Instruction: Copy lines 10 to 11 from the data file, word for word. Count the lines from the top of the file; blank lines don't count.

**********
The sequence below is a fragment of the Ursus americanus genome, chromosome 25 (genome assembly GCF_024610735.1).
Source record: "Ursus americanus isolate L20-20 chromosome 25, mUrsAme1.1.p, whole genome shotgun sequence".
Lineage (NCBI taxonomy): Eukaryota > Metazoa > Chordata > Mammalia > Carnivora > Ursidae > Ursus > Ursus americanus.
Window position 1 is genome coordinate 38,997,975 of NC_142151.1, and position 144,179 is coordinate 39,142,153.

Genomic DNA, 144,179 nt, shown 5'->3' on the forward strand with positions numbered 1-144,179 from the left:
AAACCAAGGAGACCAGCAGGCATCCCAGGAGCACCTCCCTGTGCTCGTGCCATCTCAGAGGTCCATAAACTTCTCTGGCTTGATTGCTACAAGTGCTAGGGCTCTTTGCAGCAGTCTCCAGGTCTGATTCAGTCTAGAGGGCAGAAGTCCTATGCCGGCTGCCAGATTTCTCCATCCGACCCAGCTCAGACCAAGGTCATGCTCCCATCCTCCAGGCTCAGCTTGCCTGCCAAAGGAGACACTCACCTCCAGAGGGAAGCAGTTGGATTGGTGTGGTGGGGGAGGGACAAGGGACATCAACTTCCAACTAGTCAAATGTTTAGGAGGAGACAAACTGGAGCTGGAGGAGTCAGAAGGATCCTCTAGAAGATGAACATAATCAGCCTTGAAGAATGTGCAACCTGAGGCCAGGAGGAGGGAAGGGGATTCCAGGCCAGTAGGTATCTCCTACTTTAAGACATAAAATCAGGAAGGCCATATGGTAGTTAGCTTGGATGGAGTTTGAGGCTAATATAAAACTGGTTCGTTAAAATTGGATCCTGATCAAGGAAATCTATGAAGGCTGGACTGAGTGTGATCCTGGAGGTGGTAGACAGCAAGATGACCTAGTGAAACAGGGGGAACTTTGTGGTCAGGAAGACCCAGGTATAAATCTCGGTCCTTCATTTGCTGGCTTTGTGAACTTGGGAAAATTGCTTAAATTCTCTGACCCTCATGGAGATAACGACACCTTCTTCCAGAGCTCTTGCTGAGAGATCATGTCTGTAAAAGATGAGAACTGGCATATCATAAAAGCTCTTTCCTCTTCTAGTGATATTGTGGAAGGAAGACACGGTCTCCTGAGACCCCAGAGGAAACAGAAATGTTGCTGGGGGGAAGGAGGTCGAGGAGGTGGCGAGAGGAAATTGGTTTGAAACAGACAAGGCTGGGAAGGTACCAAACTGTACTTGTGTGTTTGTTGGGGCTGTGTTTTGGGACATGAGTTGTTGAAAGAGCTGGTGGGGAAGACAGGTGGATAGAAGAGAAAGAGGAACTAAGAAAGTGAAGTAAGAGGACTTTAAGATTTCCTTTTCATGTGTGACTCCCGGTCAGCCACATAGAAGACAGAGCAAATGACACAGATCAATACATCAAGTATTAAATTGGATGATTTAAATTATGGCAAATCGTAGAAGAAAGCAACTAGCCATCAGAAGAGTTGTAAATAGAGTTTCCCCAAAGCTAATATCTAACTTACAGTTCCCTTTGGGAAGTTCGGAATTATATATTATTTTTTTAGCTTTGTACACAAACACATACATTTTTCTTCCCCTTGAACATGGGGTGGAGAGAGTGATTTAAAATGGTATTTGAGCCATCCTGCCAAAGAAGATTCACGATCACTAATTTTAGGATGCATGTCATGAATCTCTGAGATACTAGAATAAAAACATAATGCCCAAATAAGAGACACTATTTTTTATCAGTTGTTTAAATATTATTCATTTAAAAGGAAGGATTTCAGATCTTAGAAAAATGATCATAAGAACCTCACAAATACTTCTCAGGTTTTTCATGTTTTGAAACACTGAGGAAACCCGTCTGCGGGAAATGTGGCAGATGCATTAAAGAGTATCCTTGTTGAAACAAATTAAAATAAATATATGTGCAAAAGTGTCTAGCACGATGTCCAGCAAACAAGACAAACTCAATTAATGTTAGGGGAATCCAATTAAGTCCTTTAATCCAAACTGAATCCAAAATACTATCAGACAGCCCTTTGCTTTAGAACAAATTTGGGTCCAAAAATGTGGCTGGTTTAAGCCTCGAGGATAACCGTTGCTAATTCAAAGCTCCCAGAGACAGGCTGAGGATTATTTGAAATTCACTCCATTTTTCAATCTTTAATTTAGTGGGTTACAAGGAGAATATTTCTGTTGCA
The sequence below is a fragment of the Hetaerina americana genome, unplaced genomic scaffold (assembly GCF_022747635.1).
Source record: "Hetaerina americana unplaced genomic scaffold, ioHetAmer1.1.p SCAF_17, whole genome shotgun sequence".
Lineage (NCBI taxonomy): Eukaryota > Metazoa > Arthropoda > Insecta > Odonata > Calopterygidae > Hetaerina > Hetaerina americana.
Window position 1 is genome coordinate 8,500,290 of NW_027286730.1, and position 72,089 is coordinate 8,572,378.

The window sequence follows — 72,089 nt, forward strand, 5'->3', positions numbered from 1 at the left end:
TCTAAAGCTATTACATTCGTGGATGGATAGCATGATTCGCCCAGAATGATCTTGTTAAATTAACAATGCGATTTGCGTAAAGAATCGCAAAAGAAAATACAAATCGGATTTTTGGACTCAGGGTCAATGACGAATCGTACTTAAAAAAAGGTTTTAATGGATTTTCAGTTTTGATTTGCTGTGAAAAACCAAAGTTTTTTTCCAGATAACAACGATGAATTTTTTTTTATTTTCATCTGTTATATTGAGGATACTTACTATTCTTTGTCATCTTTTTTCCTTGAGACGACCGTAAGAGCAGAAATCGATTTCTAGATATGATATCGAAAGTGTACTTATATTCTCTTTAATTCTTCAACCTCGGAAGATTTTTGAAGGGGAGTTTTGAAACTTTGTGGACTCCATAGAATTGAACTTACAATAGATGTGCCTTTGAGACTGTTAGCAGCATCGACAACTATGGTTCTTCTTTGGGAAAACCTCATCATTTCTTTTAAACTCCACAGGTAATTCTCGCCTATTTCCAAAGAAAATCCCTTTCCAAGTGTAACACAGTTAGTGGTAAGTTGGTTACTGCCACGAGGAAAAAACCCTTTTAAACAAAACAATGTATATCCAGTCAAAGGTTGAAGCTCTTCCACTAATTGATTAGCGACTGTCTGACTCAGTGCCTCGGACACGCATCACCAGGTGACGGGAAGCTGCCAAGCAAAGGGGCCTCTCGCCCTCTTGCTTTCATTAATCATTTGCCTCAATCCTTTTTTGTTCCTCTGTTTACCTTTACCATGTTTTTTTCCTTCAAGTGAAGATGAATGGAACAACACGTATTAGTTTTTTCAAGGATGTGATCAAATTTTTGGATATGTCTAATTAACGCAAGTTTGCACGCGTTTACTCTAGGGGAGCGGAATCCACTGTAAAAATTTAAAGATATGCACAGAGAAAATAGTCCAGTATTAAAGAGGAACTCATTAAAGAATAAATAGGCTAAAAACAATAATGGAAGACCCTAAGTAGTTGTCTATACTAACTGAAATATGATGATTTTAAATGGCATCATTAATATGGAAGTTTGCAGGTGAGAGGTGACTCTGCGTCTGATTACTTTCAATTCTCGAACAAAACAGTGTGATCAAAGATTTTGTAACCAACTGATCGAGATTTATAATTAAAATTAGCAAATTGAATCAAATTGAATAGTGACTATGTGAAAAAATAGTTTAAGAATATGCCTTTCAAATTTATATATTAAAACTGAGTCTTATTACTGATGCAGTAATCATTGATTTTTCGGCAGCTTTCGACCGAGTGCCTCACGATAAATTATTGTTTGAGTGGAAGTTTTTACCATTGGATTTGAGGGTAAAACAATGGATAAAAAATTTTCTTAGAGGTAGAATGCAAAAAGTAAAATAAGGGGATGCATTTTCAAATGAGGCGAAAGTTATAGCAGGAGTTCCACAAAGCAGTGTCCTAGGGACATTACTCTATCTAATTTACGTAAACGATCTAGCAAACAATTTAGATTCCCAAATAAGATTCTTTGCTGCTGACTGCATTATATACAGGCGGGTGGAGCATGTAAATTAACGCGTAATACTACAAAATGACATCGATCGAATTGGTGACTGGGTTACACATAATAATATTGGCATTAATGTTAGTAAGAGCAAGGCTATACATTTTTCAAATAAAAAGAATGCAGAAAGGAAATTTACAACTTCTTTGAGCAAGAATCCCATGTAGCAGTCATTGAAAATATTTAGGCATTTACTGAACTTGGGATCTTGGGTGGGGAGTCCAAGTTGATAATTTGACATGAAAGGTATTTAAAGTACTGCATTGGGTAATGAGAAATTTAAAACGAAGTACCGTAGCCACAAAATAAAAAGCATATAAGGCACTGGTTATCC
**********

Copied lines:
Window position 1 is genome coordinate 8,500,290 of NW_027286730.1, and position 72,089 is coordinate 8,572,378.

The window sequence follows — 72,089 nt, forward strand, 5'->3', positions numbered from 1 at the left end: